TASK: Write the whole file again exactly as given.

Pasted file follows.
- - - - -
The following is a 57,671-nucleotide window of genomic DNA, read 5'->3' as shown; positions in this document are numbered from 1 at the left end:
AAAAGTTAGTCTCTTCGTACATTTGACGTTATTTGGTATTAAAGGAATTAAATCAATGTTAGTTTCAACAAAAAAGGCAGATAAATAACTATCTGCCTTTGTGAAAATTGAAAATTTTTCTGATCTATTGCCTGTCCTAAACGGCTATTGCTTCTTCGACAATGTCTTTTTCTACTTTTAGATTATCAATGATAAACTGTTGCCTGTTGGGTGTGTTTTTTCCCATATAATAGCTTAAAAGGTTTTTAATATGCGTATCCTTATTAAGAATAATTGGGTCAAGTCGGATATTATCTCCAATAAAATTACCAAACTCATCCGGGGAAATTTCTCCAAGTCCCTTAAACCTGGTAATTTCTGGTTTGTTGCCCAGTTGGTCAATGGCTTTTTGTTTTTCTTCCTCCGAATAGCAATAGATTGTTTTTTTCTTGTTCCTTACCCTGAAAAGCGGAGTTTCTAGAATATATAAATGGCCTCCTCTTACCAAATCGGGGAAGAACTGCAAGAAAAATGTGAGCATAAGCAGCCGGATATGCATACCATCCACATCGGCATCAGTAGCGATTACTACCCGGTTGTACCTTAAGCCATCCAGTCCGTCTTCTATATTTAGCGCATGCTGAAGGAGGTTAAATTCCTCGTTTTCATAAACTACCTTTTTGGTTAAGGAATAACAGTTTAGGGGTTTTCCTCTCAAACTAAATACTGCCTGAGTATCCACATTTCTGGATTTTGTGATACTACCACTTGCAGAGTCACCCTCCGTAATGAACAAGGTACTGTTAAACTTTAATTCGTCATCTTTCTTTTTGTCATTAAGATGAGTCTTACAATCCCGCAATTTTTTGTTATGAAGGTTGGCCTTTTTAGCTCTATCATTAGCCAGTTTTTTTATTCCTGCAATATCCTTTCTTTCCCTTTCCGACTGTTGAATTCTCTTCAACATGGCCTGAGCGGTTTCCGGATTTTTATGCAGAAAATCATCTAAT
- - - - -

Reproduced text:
The following is a 57,671-nucleotide window of genomic DNA, read 5'->3' as shown; positions in this document are numbered from 1 at the left end:
AAAAGTTAGTCTCTTCGTACATTTGACGTTATTTGGTATTAAAGGAATTAAATCAATGTTAGTTTCAACAAAAAAGGCAGATAAATAACTATCTGCCTTTGTGAAAATTGAAAATTTTTCTGATCTATTGCCTGTCCTAAACGGCTATTGCTTCTTCGACAATGTCTTTTTCTACTTTTAGATTATCAATGATAAACTGTTGCCTGTTGGGTGTGTTTTTTCCCATATAATAGCTTAAAAGGTTTTTAATATGCGTATCCTTATTAAGAATAATTGGGTCAAGTCGGATATTATCTCCAATAAAATTACCAAACTCATCCGGGGAAATTTCTCCAAGTCCCTTAAACCTGGTAATTTCTGGTTTGTTGCCCAGTTGGTCAATGGCTTTTTGTTTTTCTTCCTCCGAATAGCAATAGATTGTTTTTTTCTTGTTCCTTACCCTGAAAAGCGGAGTTTCTAGAATATATAAATGGCCTCCTCTTACCAAATCGGGGAAGAACTGCAAGAAAAATGTGAGCATAAGCAGCCGGATATGCATACCATCCACATCGGCATCAGTAGCGATTACTACCCGGTTGTACCTTAAGCCATCCAGTCCGTCTTCTATATTTAGCGCATGCTGAAGGAGGTTAAATTCCTCGTTTTCATAAACTACCTTTTTGGTTAAGGAATAACAGTTTAGGGGTTTTCCTCTCAAACTAAATACTGCCTGAGTATCCACATTTCTGGATTTTGTGATACTACCACTTGCAGAGTCACCCTCCGTAATGAACAAGGTACTGTTAAACTTTAATTCGTCATCTTTCTTTTTGTCATTAAGATGAGTCTTACAATCCCGCAATTTTTTGTTATGAAGGTTGGCCTTTTTAGCTCTATCATTAGCCAGTTTTTTTATTCCTGCAATATCCTTTCTTTCCCTTTCCGACTGTTGAATTCTCTTCAACATGGCCTGAGCGGTTTCCGGATTTTTATGCAGAAAATCATCTAAT